The Massey and Colley methods generate two different brackets, and my research with Langville and our students allowed us to weight predictive elements. For example, weighting games by time identifies teams that are playing well as the tournament begins. Our math-based brackets solve these linear systems and assume that a better-ranked team wins any match-up. In 2009, this work produced a bracket that beat over 97 percent of the more than four million brackets that were submitted to ESPN. The following year, I taught a portion of these methods to undergraduate students at Davidson College, where I’m a professor of mathematics and computer science. One of my students created a bracket that beat over 99.9 percent of the more than five million brackets on ESPN that season.

The success of this work quickly captured the media’s attention. As a result, the madness to my March now involves participating in interviews and helping people—including the general public—create brackets. Given these responsibilities, I rarely make a full bracket myself. Media personalities typically ask me to make predictions on matters like big upsets, the “Final Four” teams in the tournament, and the national champion. Doing so takes time, analysis, and care, and I usually get help from a group of students. I’m currently serving as the 2022-23 Distinguished Visiting Professor at the National Museum of Mathematics (MoMath), so participants from my eight-week ranking course at MoMath assisted with the 2023 predictions.

Third, there is research. A number of open questions about March Madness have yet to be explored. Massey and Colley are only two possible ranking methods; we can also apply other techniques like the Elo rating system or Microsoft’s TrueSkill ranking system. Furthermore, we might wish to integrate adaptations beyond weighting recency to create more predictive brackets. My students weighted home versus away games in 2010, which proved to be more accurate than our 2009 efforts that only weighted games by date of play. And on Selection Sunday, we can consider how to better predict which methods will be most effective in a tournament. Sometimes, both Massey and Colley do very well; in other years, one method struggles more than the other. Should we employ different ranking methods if we are looking for big upsets versus solely focusing on predicting the national champion? Because March Madness comprises only 63 games per tournament, the sample size of data is quite small. Even if we analyzed every March Madness game ever played, we’d only have a total of several thousand games — not the tens or hundreds of thousands of games that are necessary to hone and train a method. Regardless, bracketology can engage students in data science and help those who are interested in sports analytics create samples of their work.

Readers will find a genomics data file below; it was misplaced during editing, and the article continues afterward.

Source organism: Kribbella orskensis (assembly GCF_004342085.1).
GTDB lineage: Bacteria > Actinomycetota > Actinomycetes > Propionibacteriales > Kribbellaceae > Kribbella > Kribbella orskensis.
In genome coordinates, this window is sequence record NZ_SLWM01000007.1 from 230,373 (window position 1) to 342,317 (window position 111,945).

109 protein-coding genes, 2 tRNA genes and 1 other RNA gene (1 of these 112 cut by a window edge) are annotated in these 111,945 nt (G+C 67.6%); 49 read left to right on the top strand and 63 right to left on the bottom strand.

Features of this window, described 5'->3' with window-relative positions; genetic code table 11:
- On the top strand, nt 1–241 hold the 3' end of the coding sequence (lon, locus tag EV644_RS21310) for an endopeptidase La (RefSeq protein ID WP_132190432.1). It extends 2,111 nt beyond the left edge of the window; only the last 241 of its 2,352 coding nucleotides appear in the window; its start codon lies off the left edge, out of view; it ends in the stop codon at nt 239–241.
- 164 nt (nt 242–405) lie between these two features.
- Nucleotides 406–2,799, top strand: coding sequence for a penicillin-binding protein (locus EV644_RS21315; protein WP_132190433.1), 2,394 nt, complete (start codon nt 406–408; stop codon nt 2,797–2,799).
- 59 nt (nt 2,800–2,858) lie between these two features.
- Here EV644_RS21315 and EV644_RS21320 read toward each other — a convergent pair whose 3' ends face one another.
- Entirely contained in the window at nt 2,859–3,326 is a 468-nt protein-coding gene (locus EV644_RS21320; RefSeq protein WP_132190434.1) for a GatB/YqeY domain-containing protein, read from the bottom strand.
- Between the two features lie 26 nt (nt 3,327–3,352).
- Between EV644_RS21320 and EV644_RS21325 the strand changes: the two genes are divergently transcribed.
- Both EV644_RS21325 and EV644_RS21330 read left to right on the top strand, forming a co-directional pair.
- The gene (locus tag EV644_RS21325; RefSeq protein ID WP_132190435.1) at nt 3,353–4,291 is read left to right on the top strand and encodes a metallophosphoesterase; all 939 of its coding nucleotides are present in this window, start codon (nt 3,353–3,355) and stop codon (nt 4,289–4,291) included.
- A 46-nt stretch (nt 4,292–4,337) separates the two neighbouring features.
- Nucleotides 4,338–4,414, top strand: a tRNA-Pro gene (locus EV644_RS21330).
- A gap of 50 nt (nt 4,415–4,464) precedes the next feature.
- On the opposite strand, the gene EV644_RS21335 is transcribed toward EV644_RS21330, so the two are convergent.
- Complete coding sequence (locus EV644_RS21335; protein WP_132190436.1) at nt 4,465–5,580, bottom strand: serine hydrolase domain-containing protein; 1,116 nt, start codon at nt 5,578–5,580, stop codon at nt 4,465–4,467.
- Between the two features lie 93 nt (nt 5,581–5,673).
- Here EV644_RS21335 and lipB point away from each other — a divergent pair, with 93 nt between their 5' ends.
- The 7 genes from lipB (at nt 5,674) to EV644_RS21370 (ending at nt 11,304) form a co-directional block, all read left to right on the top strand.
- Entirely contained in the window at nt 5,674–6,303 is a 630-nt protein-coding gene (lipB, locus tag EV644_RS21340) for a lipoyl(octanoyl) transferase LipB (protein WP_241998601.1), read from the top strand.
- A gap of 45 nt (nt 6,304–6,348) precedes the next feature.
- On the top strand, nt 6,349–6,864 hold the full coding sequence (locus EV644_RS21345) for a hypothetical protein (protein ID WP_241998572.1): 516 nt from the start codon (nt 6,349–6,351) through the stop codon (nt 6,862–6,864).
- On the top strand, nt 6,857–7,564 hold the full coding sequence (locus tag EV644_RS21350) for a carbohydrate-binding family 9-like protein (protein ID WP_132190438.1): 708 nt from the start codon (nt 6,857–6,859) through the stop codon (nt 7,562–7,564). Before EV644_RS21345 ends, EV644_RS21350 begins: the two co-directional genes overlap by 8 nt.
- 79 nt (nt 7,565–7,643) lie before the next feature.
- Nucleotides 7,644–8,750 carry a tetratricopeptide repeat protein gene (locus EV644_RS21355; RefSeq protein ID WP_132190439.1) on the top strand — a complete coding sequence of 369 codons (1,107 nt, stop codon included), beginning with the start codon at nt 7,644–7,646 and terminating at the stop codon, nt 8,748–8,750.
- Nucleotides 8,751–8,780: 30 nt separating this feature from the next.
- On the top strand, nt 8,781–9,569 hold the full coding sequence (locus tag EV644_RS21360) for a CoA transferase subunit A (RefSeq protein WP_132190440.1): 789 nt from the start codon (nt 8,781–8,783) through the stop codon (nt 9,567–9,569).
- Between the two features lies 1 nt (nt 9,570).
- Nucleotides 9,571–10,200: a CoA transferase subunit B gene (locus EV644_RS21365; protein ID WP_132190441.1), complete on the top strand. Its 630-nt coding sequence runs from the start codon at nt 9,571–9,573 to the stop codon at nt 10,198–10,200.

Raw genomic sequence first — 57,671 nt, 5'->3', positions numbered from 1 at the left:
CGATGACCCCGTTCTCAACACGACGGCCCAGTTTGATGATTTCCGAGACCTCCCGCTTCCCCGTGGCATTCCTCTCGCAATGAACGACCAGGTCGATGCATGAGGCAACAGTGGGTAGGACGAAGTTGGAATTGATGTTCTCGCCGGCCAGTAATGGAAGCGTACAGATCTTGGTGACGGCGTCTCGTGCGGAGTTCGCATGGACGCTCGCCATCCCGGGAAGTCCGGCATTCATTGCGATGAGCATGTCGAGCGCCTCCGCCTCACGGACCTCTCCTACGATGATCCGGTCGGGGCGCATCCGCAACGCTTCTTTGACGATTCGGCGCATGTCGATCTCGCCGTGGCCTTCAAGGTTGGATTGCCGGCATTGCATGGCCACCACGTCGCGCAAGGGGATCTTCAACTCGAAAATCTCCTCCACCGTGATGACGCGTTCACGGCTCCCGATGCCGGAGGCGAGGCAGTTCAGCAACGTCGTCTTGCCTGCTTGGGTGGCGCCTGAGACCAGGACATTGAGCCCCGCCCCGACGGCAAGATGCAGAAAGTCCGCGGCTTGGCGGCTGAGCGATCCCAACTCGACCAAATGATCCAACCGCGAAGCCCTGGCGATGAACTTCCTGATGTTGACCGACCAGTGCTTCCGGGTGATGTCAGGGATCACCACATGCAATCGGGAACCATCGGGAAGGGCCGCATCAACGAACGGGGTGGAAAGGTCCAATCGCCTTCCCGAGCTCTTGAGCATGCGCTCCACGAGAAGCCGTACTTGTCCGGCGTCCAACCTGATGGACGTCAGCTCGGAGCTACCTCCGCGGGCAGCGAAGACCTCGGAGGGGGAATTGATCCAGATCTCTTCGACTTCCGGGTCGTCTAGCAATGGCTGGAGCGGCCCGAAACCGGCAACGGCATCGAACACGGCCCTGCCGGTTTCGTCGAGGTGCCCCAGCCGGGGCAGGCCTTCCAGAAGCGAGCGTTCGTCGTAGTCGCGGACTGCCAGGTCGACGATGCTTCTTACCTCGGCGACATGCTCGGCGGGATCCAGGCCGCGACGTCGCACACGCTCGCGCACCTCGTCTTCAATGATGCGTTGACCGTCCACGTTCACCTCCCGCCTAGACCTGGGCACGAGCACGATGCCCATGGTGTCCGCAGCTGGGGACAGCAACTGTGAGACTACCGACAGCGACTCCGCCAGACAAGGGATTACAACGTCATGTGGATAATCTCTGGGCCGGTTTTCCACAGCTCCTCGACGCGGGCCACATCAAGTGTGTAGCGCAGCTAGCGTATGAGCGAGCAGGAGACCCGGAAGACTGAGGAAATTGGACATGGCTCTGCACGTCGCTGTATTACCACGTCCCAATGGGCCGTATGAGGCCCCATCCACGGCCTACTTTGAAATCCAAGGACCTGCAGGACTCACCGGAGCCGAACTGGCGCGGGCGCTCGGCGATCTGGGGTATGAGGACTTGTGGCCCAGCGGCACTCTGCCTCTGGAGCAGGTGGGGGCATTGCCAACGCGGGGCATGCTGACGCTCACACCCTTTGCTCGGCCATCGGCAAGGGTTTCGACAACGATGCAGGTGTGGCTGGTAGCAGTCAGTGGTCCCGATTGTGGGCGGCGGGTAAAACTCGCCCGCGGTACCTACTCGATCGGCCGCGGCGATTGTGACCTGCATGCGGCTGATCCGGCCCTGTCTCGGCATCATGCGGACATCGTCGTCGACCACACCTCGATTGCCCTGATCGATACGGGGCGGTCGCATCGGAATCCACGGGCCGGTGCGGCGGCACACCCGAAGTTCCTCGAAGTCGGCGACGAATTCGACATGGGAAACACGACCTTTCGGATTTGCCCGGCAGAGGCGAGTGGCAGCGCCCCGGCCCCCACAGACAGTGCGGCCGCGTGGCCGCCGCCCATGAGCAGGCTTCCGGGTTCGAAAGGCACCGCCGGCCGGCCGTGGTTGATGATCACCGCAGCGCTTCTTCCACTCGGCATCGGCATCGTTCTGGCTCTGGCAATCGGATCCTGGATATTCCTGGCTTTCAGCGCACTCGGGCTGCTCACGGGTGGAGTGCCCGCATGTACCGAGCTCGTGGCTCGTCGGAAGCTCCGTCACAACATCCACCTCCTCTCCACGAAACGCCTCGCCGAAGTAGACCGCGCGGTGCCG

My efforts in March Madness springboarded my research into the field of sports analytics. I am now a consultant for the National Basketball Association (NBA) League Office, where I explore matters in game integrity. I’ve fielded analytics queries from ESPN and *The New York Times*, worked with undergraduates on questions posed by National Football League and NBA teams, and aided the U.S. Olympic and Paralympic Committee.

For most people, March Madness crops up annually. For me, it never ends. I’m always looking for novel insights, new ways to develop ranking methods in data science, and fresh opportunities to engage the public in mathematics. This work is an applied context for open questions and offers the chance for individuals to step further into new territories of understanding.

**References**

[1] Kiernan, J.S. (2023, March 7). 2023 March Madness stats & facts.

*WalletHub*. Retrieved from https://wallethub.com/blog/march-madness-statistics/11016.

Tim Chartier is the 2022-23 Distinguished Visiting Professor at the National Museum of Mathematics and the Joseph R. Morton Professor of Mathematics and Computer Science at Davidson College. He received an Alfred P. Sloan Research Fellowship and a national teaching award from the Mathematical Association of America. Chartier’s most recent publication is 2022’s Get in the Game: An Interactive Introduction to Sports Analytics (published by the University of Chicago Press). He has also worked with Google and Pixar on their K-12 educational initiatives. |